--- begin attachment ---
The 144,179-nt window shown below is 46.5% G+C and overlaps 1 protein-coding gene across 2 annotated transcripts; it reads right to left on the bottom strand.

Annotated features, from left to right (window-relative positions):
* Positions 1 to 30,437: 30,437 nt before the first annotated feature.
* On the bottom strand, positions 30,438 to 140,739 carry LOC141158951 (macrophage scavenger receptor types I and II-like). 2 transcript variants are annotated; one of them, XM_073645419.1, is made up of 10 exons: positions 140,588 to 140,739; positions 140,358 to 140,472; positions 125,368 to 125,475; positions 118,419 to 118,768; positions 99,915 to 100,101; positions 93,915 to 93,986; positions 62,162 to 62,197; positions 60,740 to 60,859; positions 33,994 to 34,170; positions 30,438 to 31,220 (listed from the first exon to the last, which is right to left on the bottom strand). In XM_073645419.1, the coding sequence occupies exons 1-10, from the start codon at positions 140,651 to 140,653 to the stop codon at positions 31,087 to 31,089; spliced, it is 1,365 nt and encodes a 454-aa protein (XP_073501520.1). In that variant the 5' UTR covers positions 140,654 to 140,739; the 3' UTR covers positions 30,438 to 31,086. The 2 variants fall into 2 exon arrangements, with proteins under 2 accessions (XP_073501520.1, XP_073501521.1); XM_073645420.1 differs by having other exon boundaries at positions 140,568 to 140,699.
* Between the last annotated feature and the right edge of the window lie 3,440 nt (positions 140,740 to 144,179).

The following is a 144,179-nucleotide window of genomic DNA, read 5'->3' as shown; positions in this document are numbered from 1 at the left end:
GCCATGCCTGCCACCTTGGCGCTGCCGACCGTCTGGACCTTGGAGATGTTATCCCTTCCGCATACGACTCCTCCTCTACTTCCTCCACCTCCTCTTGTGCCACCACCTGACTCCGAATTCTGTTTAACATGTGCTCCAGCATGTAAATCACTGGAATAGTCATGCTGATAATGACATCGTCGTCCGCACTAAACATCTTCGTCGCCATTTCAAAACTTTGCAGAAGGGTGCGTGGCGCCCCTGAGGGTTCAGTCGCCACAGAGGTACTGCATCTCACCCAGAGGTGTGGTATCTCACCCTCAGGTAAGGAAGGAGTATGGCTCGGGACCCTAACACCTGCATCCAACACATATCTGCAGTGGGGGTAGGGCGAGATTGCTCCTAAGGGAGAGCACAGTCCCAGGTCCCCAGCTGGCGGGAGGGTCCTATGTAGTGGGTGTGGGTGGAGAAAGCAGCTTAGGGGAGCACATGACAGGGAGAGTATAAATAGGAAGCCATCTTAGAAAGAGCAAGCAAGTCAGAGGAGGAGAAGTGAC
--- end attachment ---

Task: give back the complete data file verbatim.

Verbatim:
The 144,179-nt window shown below is 46.5% G+C and overlaps 1 protein-coding gene across 2 annotated transcripts; it reads right to left on the bottom strand.

Annotated features, from left to right (window-relative positions):
* Positions 1 to 30,437: 30,437 nt before the first annotated feature.
* On the bottom strand, positions 30,438 to 140,739 carry LOC141158951 (macrophage scavenger receptor types I and II-like). 2 transcript variants are annotated; one of them, XM_073645419.1, is made up of 10 exons: positions 140,588 to 140,739; positions 140,358 to 140,472; positions 125,368 to 125,475; positions 118,419 to 118,768; positions 99,915 to 100,101; positions 93,915 to 93,986; positions 62,162 to 62,197; positions 60,740 to 60,859; positions 33,994 to 34,170; positions 30,438 to 31,220 (listed from the first exon to the last, which is right to left on the bottom strand). In XM_073645419.1, the coding sequence occupies exons 1-10, from the start codon at positions 140,651 to 140,653 to the stop codon at positions 31,087 to 31,089; spliced, it is 1,365 nt and encodes a 454-aa protein (XP_073501520.1). In that variant the 5' UTR covers positions 140,654 to 140,739; the 3' UTR covers positions 30,438 to 31,086. The 2 variants fall into 2 exon arrangements, with proteins under 2 accessions (XP_073501520.1, XP_073501521.1); XM_073645420.1 differs by having other exon boundaries at positions 140,568 to 140,699.
* Between the last annotated feature and the right edge of the window lie 3,440 nt (positions 140,740 to 144,179).

The following is a 144,179-nucleotide window of genomic DNA, read 5'->3' as shown; positions in this document are numbered from 1 at the left end:
GCCATGCCTGCCACCTTGGCGCTGCCGACCGTCTGGACCTTGGAGATGTTATCCCTTCCGCATACGACTCCTCCTCTACTTCCTCCACCTCCTCTTGTGCCACCACCTGACTCCGAATTCTGTTTAACATGTGCTCCAGCATGTAAATCACTGGAATAGTCATGCTGATAATGACATCGTCGTCCGCACTAAACATCTTCGTCGCCATTTCAAAACTTTGCAGAAGGGTGCGTGGCGCCCCTGAGGGTTCAGTCGCCACAGAGGTACTGCATCTCACCCAGAGGTGTGGTATCTCACCCTCAGGTAAGGAAGGAGTATGGCTCGGGACCCTAACACCTGCATCCAACACATATCTGCAGTGGGGGTAGGGCGAGATTGCTCCTAAGGGAGAGCACAGTCCCAGGTCCCCAGCTGGCGGGAGGGTCCTATGTAGTGGGTGTGGGTGGAGAAAGCAGCTTAGGGGAGCACATGACAGGGAGAGTATAAATAGGAAGCCATCTTAGAAAGAGCAAGCAAGTCAGAGGAGGAGAAGTGAC